LOUISVILLE, KY. (WDRB) -- Teddy Bridgewater's cast came off Monday, and the University of Louisville sophomore quarterback who led the Cardinals to a BCS-clinching victory over Rutgers with a fractured wrist is close to full speed in preparations for the Jan. 2 Allstate Sugar Bowl matchup against Florida in New Orleans.
U of L offensive coordinator Shawn Watson said that Bridgewater will be able to take snaps under center when U of L faces the Gators, and that's a big deal. Bridgewater was unable to take direct snaps in the Cards' regular-season finale against Rutgers, lining up in the shotgun for every down he played and causing no small amount of adjustments to the staff's play-calling preferences, particularly in the play-action game.
Today, Watson said Bridgewater looked as comfortable on the field as he has looked since before injuring the wrist and his ankle in a triple-overtime loss to Connecticut.
"He's back to being himself," Watson said. "He's moving around real well with his ankle. His hand is good. Today he got out of the cast so today we actually ball-handled. So that was the big thing we were waiting for."
Watson described U of L's offensive effort against Rutgers as "smoke and mirrors."
"We had to manage a lot of stuff in that game. We had to make it look like we were doing things that we really couldn't do," Watson said. ". . . Having (Bridgewater) under center is huge for us. Play-action is a big deal for us, and the run game. Because when he's under center the run can go strong or weak, and that's a big thing people forget. . . . At Rutgers Teddy's basically in the pocket and couldn't do anything outside it. We made it look like we were going to, but never did. He could not move in that game. He could take a three- and a five-step drop and get a little lateral movement. But that's the best he could do."
In fact, Watson said Bridgewater used a majority of three-step drops to help the Cards' running game and to protect him with quicker-release type plays.
Now facing a Florida defense that is one of the best and most-talented in the nation, the challenge for Bridgewater shifts from getting by to trying to get any kind of yardage.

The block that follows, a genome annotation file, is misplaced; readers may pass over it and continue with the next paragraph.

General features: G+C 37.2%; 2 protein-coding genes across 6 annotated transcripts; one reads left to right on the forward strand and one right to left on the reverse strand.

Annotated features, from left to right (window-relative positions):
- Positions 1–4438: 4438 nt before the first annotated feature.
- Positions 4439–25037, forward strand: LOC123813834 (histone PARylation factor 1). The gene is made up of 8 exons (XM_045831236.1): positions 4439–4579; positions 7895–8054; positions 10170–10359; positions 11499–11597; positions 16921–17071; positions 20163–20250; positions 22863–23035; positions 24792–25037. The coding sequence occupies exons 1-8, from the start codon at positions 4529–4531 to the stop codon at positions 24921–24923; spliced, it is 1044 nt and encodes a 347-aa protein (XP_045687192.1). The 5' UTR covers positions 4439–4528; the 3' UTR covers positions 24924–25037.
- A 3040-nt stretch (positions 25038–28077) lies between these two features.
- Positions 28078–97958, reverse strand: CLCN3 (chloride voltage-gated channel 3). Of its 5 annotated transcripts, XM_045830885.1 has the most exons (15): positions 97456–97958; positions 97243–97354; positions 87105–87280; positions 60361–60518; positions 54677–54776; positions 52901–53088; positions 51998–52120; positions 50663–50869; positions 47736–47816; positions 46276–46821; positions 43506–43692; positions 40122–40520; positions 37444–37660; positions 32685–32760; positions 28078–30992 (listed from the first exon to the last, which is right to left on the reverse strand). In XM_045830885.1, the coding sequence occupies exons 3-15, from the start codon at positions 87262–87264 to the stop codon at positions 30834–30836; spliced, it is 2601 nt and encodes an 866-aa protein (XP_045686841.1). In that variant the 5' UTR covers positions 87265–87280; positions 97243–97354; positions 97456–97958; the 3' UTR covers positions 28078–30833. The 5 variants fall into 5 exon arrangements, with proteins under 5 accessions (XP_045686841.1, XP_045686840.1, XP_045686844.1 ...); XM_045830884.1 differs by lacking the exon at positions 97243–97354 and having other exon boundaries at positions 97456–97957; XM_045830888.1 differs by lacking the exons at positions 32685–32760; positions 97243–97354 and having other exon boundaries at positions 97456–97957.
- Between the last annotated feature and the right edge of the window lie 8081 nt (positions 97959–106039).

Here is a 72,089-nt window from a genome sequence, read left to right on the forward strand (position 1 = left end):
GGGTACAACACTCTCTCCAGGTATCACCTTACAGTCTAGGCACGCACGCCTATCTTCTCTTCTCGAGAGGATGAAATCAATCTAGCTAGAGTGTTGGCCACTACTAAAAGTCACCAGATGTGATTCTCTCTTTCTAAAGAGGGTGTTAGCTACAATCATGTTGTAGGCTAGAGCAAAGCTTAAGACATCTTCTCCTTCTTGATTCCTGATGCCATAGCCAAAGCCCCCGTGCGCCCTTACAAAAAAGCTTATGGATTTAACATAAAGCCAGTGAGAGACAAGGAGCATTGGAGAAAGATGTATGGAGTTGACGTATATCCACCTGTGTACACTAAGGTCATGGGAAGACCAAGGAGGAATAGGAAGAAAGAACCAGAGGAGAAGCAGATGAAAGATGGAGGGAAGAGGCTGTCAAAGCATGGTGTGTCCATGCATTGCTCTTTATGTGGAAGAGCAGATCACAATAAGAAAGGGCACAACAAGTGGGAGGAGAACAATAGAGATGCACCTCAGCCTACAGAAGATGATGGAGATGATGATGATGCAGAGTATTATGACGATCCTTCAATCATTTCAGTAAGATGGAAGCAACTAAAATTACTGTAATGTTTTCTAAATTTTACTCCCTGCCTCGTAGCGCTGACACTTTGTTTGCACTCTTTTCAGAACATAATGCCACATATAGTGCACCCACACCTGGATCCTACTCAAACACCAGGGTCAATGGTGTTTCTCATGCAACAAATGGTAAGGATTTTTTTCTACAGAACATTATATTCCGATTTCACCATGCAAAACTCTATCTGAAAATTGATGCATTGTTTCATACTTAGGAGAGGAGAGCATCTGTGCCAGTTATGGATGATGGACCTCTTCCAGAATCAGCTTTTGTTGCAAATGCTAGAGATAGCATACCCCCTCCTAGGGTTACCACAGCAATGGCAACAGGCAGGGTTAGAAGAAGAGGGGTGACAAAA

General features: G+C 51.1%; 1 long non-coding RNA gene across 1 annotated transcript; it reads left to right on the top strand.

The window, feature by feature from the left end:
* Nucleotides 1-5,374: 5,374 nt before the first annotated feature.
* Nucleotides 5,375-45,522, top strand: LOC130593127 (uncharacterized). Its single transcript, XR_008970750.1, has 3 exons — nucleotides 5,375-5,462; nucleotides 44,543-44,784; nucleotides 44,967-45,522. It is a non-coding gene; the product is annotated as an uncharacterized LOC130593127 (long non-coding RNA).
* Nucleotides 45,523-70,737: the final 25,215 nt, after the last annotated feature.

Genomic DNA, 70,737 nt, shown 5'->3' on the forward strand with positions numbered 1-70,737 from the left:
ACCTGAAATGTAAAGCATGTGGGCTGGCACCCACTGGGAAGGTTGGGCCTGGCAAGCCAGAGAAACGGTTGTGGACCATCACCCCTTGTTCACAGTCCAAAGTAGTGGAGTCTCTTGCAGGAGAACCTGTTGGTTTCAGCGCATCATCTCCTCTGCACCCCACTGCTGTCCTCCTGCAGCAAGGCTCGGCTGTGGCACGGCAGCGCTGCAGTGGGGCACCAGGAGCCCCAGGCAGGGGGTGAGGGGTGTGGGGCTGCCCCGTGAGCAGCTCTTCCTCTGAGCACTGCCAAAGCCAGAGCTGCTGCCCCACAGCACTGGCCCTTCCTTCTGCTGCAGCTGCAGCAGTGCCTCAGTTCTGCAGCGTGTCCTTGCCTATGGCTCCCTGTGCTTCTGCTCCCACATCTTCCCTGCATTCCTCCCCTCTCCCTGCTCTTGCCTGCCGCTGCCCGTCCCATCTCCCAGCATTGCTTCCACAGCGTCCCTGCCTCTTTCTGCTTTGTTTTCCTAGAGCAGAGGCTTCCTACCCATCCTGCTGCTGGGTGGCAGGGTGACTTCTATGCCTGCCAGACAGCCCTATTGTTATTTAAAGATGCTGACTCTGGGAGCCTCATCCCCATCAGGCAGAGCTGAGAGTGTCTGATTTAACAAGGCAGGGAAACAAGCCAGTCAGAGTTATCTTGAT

"A lot of our players want to play pro ball," Watson said. "Well, guess what? You're getting ready to see those types of players."
Beyond that, however, Watson said he expected U of L to encounter an NFL-type of game, where running yards were at a premium and a three- or four-yard run actually would be considered a productive effort.
"They're a very good defense," Watson said. "It'll be like a pro ball game. It'll be one of those games where you'll take your two-, three- and four yard runs and hope to crack one occasionally. And we'll use the passing game to help us with the run and play off that play-action. That's the kind of games they (Florida) get into. They are a rushing team by nature, great special teams and field position. That defense is the key to their success, so we've got to do our job."
Watson said the offensive coaches spent considerable time self-scouting after the Rutgers win, not looking at the offense with a game plan in mind but with the goal of addressing issues. The biggest, of course, were the problems in the running game.
"We were rushing the ball really well up to the Syracuse game, and we've lost that edge and we've got to get it back," Watson said. "It was easy once we got in there and saw what we were doing. When a coach can get away from things and not have to worry about game planning and get his thoughts around it -- we saw that we've got to be better on our backside blocking pattern. We're targeted really well on the front side and our backside (blocking on the side away from the direction the ball is going) has to get better. So that's been our emphasis in practices."
Against a Florida defense that will be by far the best U of L has seen this season, Watson said there will be adjustments for everybody, from receivers to line to running backs. He said Corvin Lamb is back to full speed after having a bad ankle the last several weeks of the season, and looks like the track star he was when he arrived.
But in the end, a great deal will again fall on the shoulders of Bridgewater, now that his ankle and wrist are healing.
"He just needs to throw on time, be on time, be decisive, play the foundations of our plays," Watson said. "We have alerts in our offense, things available to him to attack different coverages or spots, but if he's in doubt we have our foundations that he can go to and that's a real simple read that will pull him and us out of it. That's where he's been really good and grown as a player. He just needs to be himself."
Fortunately for the Cards, Bridgewater looked more like himself on Monday than he has since suffering his wrist injury. Watson said the same is true for the rest of the offense, after showing some rust through finals week.
"We're looking more like ourselves," Watson said. "It's going to be a fun challenge."